Rock Creek’s Thunder Rock 100 Mile Trail Race
0-25 (Start to Reliance)
We began by crossing a long bridge across the Ocoee River with ACDC’s Thunderstruck blaring through the speakers. That was the perfect way to start the race. I made sure to start out very conservatively and to keep myself from getting caught up in the adrenaline at the start. The trail immediately started a climb, which was indicative of what would be upcoming all day. I felt very good for the first 5 miles and ran with a college buddy, Paddy Flanagan, for this stretch. It did begin to hail on us a couple of times in the first stretch. This made it actually kind of cold for a bit, but other than that, the weather was perfect for the start. Any more would have been too much. I came into the first aid station at Thunder Rock (mile 5) and had a quick refill before heading back out onto the trail.
I believe we were on the Benton McKaye for the next stretch. Again, this was a significant climb. I think it was after this climb that I decided to go ahead and push ahead for a bit. I met some interesting people along the way. I ran with a 17 year old girl for a bit, and she said it was her 4th attempt at a 100. It was fun talking to her, and I tried to give her some advice I wish I would have heard when I was her age. She was far ahead of her years. We reached the top of this climbing section probably somewhere around 15 miles in. There was an aid station here with some boy scouts who were playing. (I ran with a guy later who said one of the scouts hit him with a rock).
We had some muddy downhill for quite a while. I consider myself a strong downhill runner, and I really hit this section hard. It was downhill most of the way to mile 25, so I was able to pick back up on some of the time I lost on the climbing coming into 25 where I again met my crew. I rolled in there close to 4:30 pm I think. Just looking at the numbers, this was 1.5 hours ahead of 24 hour pace; however, they had taken into account inclines and things at various stretches, so the actual cutoff was at 6:00pm I think. Apparently, I was only 1.5 hours ahead of the actual cutoff. Either way, I was feeling pretty good for the most part. My legs were starting to feel a little tired which concerned me some, but mentally, I was strong and ready to keep going.
25-50 (Reliance to Servilla)
After Reliance, we ran across a bridge that crossed the Hiwassee. I saw Dawson Wheeler in a golf cart who commented on my Hokas. We ran east for a while following the Ocoee. We started off on a trail that was somewhat technical, and it eventually opened up onto the pavement for a long stretch. It was beating me up quite a bit, and I was really glad to come into the next aid station (Powerhouse at mile 32 I believe). The workers made sure we all had our headlamps. I didn’t stop long and headed out for the next stretch. This was the most difficult part of the whole course from what I can remember. There were two very steep technical climbs through this section. I bonked pretty hard for a while on these.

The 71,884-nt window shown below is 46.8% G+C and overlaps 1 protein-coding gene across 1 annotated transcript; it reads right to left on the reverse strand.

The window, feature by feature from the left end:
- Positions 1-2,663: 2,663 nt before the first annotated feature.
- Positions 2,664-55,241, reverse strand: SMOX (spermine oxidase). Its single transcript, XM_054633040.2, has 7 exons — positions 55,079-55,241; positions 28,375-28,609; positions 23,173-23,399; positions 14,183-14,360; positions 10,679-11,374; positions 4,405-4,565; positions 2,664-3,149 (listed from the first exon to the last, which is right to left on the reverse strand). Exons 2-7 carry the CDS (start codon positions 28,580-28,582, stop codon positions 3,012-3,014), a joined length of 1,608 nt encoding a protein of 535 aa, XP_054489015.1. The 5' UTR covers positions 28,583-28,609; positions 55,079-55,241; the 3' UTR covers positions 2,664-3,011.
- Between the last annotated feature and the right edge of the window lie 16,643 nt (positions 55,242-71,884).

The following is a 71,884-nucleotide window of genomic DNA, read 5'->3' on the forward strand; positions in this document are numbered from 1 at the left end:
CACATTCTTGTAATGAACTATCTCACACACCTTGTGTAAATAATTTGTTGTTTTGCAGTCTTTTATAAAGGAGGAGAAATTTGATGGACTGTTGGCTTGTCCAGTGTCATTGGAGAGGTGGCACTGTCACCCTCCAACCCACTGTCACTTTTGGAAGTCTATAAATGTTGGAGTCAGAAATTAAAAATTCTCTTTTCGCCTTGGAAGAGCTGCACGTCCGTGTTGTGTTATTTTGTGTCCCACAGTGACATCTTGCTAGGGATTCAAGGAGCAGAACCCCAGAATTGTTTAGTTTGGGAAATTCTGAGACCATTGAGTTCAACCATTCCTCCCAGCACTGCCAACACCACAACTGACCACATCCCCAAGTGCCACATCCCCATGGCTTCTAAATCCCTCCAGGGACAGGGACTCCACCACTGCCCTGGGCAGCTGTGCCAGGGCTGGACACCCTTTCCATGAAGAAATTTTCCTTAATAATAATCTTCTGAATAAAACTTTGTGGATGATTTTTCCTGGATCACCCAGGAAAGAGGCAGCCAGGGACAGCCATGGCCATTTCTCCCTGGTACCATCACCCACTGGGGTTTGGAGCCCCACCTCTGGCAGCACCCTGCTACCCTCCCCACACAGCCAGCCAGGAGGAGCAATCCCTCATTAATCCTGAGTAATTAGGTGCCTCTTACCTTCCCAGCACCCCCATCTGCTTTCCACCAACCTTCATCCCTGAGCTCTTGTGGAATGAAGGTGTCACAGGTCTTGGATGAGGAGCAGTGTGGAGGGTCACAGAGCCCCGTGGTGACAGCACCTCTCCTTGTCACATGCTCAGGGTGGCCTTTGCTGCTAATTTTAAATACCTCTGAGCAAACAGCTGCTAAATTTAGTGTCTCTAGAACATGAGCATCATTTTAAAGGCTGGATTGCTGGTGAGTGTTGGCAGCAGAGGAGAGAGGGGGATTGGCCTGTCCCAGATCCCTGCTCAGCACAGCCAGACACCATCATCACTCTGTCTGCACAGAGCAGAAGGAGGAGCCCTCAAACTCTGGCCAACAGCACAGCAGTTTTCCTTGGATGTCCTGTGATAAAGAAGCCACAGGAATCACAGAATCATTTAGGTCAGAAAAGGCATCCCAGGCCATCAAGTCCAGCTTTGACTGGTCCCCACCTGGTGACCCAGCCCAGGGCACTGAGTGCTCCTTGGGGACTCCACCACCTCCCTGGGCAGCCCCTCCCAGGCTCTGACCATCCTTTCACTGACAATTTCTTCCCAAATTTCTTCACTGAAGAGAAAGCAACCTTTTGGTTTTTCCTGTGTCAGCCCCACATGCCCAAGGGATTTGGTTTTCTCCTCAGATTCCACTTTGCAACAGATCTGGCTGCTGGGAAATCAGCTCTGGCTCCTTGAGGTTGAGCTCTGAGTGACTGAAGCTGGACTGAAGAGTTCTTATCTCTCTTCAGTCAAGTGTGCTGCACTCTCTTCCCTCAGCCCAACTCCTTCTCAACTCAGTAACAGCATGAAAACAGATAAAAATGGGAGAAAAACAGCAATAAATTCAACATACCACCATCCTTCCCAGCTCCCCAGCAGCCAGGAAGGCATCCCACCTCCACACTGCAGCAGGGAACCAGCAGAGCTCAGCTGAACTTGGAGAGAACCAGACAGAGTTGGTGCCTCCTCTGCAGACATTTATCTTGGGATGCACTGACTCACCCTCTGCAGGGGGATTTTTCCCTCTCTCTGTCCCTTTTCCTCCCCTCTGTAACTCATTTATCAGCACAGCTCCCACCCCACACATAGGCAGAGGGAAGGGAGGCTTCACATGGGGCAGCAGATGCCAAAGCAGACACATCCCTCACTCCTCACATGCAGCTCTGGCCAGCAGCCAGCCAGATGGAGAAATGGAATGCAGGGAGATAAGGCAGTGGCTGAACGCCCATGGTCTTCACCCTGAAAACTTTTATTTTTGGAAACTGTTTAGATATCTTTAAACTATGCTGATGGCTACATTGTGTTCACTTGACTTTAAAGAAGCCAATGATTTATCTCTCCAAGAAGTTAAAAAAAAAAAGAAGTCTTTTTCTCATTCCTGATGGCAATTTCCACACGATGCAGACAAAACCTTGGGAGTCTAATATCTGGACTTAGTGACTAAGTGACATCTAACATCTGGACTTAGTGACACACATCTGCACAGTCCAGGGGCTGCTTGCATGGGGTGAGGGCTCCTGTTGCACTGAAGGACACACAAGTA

I simply couldn’t keep my heart rate down because of how steep the climbs and switchbacks were. Then, the trail would take a steep descent, but it would be too technical for me to make up any time on it. The only thing I could do was to keep moving forward. As I topped the second climb, some guys were walking back onto the trail from a small trail outcrop that was at an overlook. They told me to make sure to take the time to look at it. I was glad I did. I took a few minutes to sit down and to remember why I do trail running. I’m not sure how high the cliff I had been climbing was, but it had a beautiful overlook of the Hiwassee cutting through the gorge. To the right, the sun was starting to set. I took a picture, but it didn’t capture it (as most pictures usually don’t). I said a prayer of thanks to God for allowing me the ability to do this run and to see the things I saw, and then I began pressing on.
My anti-bonk was short-lived as I began to descend steeply and technically back into the gorge. At the bottom of the gorge, I heard a couple of voices behind me. I was about to cross a stream when I heard one of them curse behind me. I turned around to see someone fall off a large rock into the creek. I started freaking out telling them what I saw. They started freaking out looking for the guy around the rock. We couldn’t find him anywhere. This was my first hallucination of the day. The trail began climbing again for a very long time until it finally opened up to the aid station at Coker Falls.